will instruct and provide academic interventions for ELL students.                          Staff           Current   support in effective scheduling of ELLs
     Effective scheduling of ELL staff at school sites will provide class                 Area Superintendents    Staff    in English Language Development
     support/services, while decreasing non-compliance issues.                                                             courses and classroom support.

11. The WCSD will work towards increasing the ethnic and cultural           2011 - 2015     ELL Department       Use of    The ELL Department will assist the HR
     diversity of the teacher faculty to approximate student                                    Staff            Current   Department in recruitment of ethnic and
     demographics, including, but not limited to hiring teachers who                        HR Department         Staff    culturally diverse teachers by providing
     are bilingual.                                                                                                        brochures and fielding questions.
                                                                                                                                                          Attachment A




Project Team Template



                The English Language Learner Professional Development Project initiative will result in an extraordinary workforce
                    in which every employee assumes 100% responsibility for academic gains for students of all backgrounds

Charge Statement: 2.2 - Recruit, select, develop, and retain highly-effective personnel to provide the best                         Project Sponsor:
educational opportunities and services for all students. (Green)                                                                    Jane Woodburn, Chief Operations Officer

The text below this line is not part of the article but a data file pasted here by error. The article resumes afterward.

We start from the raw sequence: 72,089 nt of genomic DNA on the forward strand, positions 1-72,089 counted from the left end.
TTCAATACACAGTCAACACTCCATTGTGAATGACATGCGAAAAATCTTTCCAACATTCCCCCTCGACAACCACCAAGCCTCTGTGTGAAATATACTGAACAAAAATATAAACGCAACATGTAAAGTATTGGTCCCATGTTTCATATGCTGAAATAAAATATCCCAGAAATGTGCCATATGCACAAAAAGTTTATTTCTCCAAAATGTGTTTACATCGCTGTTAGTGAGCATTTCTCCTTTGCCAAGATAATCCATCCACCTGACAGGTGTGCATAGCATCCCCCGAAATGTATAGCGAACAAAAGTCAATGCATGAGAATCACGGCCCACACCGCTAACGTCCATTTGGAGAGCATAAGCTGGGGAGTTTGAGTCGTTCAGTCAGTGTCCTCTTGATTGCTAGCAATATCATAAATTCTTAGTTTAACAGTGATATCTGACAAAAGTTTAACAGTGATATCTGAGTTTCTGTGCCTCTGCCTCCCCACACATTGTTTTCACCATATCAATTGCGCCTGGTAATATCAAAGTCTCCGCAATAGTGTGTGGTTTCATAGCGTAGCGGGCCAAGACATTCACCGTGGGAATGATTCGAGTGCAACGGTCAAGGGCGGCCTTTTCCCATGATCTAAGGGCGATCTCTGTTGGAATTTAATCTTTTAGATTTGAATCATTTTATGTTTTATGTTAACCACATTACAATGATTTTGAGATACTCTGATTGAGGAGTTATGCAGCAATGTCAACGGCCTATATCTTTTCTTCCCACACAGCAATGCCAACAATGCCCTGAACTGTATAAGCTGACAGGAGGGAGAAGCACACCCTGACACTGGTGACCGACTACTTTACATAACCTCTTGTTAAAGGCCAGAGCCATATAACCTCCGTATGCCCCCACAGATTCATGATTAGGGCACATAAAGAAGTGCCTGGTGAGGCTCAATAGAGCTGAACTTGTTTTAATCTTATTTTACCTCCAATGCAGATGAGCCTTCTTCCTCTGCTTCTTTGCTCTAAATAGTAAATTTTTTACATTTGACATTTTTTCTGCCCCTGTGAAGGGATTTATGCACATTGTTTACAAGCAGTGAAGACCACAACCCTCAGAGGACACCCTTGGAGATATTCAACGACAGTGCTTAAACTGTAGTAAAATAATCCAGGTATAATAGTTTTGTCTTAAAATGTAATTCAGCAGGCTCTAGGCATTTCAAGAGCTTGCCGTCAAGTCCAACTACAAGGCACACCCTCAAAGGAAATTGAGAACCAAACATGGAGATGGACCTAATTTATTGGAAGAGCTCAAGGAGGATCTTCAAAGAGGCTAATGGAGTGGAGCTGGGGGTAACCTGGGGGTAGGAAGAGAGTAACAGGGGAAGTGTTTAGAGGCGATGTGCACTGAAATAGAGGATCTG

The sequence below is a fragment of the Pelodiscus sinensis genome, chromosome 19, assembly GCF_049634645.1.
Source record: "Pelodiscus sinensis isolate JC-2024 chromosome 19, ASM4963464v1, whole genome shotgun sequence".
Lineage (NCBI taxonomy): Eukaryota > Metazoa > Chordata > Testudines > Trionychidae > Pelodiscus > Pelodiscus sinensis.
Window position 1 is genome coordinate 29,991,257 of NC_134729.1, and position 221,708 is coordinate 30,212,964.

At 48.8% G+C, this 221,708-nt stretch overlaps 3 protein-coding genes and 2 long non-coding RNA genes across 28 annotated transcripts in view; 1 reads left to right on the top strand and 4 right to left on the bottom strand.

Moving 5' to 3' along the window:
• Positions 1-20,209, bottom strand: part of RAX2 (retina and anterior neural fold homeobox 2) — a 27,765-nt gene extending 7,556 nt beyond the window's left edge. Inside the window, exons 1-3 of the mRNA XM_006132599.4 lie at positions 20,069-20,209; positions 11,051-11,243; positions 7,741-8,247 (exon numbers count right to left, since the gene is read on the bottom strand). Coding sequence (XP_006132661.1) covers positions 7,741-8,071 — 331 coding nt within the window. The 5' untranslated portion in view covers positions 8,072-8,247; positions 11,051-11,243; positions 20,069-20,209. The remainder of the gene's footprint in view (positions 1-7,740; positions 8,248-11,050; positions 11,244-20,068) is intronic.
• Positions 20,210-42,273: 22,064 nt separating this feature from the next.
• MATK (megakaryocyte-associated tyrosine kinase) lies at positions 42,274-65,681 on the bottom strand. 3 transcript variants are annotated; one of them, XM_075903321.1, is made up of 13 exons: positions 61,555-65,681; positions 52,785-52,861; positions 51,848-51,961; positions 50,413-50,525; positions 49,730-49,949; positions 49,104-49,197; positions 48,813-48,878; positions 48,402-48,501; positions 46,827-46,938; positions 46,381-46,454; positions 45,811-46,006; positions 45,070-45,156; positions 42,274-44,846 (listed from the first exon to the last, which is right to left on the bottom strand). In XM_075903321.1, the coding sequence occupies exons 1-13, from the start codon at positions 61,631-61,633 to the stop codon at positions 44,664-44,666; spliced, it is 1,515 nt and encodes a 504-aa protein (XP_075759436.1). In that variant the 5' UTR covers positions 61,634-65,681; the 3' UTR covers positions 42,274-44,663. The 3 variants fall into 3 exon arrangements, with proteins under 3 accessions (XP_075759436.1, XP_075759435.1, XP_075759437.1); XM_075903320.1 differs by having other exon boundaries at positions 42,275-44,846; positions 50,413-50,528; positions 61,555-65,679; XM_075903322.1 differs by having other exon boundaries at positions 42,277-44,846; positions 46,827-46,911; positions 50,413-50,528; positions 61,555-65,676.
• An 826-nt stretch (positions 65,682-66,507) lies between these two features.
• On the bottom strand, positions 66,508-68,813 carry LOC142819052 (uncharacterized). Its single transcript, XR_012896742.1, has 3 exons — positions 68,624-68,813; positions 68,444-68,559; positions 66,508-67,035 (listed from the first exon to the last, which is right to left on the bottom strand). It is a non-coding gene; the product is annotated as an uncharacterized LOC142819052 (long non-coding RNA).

Deliverables:                                                                                                                       Project Managers:
(SMART Goals – Specific, Measureable, Agreed to, Realistic and Time Specific) Page 1 of 2:                                          Mary Ann Robinson, ELL Coordinator
2.2.3: All teachers and administrators will receive training in teaching English language learners (e.g., TESOL endorsement,
and/or SIOP or GLAD) and students with special needs.                                                                               Project Team Members:
   Teachers and administrators will receive instruction in SIOP and/or GLAD which will support academic performance, as
   measured by professional development during school years 2011-2013.                                                              Mary Ann Robinson, ELL Coord
   Special Education Area Administrators (SEAs), Program Consultants (PCs) and professional development staff from SSS –            Peter Cobin, ELL Elementary PC
   Special Education will provide school staff with technical assistance and support to increase numbers in responsible inclusion   Diana Walker, ELL Secondary PC
   programs, where appropriate, as measured by professional development during school years 2011-2013.                              Trudy Nunn, ELL Testing Coord
   ELL staff will provide schools with technical assistance and support to increase inclusive education, where appropriate, as      Edith Gaw, GLAD Trainer
   measured by professional development during school years 2011-2013. (Stetson & Assoc’s 2011 Audit, # 9)
                                                                                                                                    Kris Gingras, GLAD Trainer
   Administrators will receive information on how to access current ELL guidelines and operating procedures, as measured by
   information accessed during the 2011-2012 school year. (Stetson & Assoc’s 2011 Audit, #8 )